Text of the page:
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Pet Tales: Disappearing dog turns up with new owners

Heather Warlick: Readers share their pet tales.
BY Heather Warlick Published: October 1, 2012

Pet tales

Disappearing dog turns up

When Heidi Gilmore's dog Spunky disappeared, she searched for two days, unsuccessfully. The Oklahoma City woman said she'd almost given up hope when, on a Friday in 2009, she came home from work to find Spunky waiting for her on her doorstep. Spunky was dirty, matted and bleeding from the nose.

“I almost didn't recognize him, he was so filthy,” Gilmore said. Her Shih Tzu was whimpering and crying. Gilmore scooped him up and took him directly to her veterinarian.

The vet told Gilmore that Spunky seemed to have internal bleeding and that he needed surgery. When Spunky went under the knife, the veterinary surgeon found a laceration in the dog's intestines which was leaking bile into his system. It seemed he'd either been kicked hard, or hit by a car.

The laceration was repaired but the dog would need a blood transfusion. Had Spunky not turned up, he likely would have died soon, the vet told Gilmore.

“We almost lost our little guy,” she said. The vet bill was nearly $1,500.

After the surgery, Gilmore took her dog home to recover. After just a few days, Spunky was back to his usual self, digging holes in the backyard, always searching for an escape route.

Just a few months later, Spunky found his way out of Gilmore's backyard once again, never to be found.

A few months after that, while visiting a friend at her Oklahoma City apartment complex, Gilmore spied a dog that looked almost exactly like Spunky, but even more handsome and well-groomed than ever. The dog had a shiny coat of long, luxurious fur and looked happy and healthy.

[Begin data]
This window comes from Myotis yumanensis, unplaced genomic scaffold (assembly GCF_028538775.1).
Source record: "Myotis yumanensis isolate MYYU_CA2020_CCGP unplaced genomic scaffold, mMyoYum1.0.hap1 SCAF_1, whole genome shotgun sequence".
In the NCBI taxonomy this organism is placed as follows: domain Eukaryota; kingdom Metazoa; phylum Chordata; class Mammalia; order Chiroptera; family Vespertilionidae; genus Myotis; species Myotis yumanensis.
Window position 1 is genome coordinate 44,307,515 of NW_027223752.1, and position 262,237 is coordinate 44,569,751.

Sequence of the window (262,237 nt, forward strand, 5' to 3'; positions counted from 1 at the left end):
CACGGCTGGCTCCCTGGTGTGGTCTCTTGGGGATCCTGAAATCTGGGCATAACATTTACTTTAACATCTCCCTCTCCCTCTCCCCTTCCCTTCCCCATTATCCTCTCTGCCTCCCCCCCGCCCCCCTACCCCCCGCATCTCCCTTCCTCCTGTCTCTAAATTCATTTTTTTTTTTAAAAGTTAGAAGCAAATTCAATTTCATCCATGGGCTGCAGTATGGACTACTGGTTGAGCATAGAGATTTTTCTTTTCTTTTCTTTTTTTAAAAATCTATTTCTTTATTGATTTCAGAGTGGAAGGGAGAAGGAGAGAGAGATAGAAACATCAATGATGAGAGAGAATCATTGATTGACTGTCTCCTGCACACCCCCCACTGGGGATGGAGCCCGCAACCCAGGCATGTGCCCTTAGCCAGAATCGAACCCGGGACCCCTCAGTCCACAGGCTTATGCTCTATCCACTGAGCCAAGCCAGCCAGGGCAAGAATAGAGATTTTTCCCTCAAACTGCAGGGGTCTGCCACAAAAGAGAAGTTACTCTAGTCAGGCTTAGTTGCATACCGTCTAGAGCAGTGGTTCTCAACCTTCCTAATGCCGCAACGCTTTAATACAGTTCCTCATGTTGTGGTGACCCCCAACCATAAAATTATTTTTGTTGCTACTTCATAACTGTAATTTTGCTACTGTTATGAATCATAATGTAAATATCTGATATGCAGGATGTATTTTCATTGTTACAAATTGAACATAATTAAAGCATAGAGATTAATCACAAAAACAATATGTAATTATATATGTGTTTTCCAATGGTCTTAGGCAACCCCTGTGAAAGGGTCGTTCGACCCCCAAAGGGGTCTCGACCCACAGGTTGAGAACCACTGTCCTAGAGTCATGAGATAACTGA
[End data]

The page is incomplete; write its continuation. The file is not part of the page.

Gilmore approached the dog, which was in the center of a group of young Asian people who appeared to be students. The dog seemed to recognize Gilmore, wagging his tail excitedly as she approached.

Still thinking this might be her Spunky, she patted the dog and coaxed him to roll over. There, on his belly, was a long, scar — faded, but definitely there.

Gilmore felt sure it was Spunky now. But, she didn't have the heart to try and take him back from his new owners, who obviously were taking good care of him.

Gilmore had already adopted a new dog from the shelter, one she found while she was searching for Spunky after his disappearance. Her new dog, a Lhasa apso, looked quite a bit like Spunky, so Gilmore named him Spunky Too.

“We miss Spunky, but I'm so glad I saw him,” she said. “I can rest easier knowing that he is alive and being taken care of.”

To submit a pet story and photo, email your story and photo to or mail it to Heather Warlick, The Oklahoman, P.O. Box 25125, Oklahoma City, OK 73125. Include your name, address and daytime phone number. Photos cannot be returned.


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